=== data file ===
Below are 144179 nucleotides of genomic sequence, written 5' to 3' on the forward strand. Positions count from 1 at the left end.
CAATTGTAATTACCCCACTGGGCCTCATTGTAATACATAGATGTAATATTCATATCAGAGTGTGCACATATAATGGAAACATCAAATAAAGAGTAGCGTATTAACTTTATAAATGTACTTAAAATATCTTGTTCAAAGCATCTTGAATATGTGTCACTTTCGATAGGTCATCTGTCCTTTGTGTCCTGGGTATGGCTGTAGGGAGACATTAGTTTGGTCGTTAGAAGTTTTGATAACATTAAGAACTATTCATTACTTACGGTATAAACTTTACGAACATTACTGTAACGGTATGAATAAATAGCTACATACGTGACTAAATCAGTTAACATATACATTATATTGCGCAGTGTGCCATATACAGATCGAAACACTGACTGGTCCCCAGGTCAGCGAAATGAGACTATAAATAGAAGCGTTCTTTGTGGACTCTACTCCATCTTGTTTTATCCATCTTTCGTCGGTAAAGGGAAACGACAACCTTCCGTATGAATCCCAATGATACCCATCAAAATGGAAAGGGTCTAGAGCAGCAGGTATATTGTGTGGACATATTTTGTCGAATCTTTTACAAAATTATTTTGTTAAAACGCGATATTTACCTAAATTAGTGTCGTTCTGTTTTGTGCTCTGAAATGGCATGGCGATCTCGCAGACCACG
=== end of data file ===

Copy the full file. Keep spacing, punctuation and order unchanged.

Below are 144179 nucleotides of genomic sequence, written 5' to 3' on the forward strand. Positions count from 1 at the left end.
CAATTGTAATTACCCCACTGGGCCTCATTGTAATACATAGATGTAATATTCATATCAGAGTGTGCACATATAATGGAAACATCAAATAAAGAGTAGCGTATTAACTTTATAAATGTACTTAAAATATCTTGTTCAAAGCATCTTGAATATGTGTCACTTTCGATAGGTCATCTGTCCTTTGTGTCCTGGGTATGGCTGTAGGGAGACATTAGTTTGGTCGTTAGAAGTTTTGATAACATTAAGAACTATTCATTACTTACGGTATAAACTTTACGAACATTACTGTAACGGTATGAATAAATAGCTACATACGTGACTAAATCAGTTAACATATACATTATATTGCGCAGTGTGCCATATACAGATCGAAACACTGACTGGTCCCCAGGTCAGCGAAATGAGACTATAAATAGAAGCGTTCTTTGTGGACTCTACTCCATCTTGTTTTATCCATCTTTCGTCGGTAAAGGGAAACGACAACCTTCCGTATGAATCCCAATGATACCCATCAAAATGGAAAGGGTCTAGAGCAGCAGGTATATTGTGTGGACATATTTTGTCGAATCTTTTACAAAATTATTTTGTTAAAACGCGATATTTACCTAAATTAGTGTCGTTCTGTTTTGTGCTCTGAAATGGCATGGCGATCTCGCAGACCACG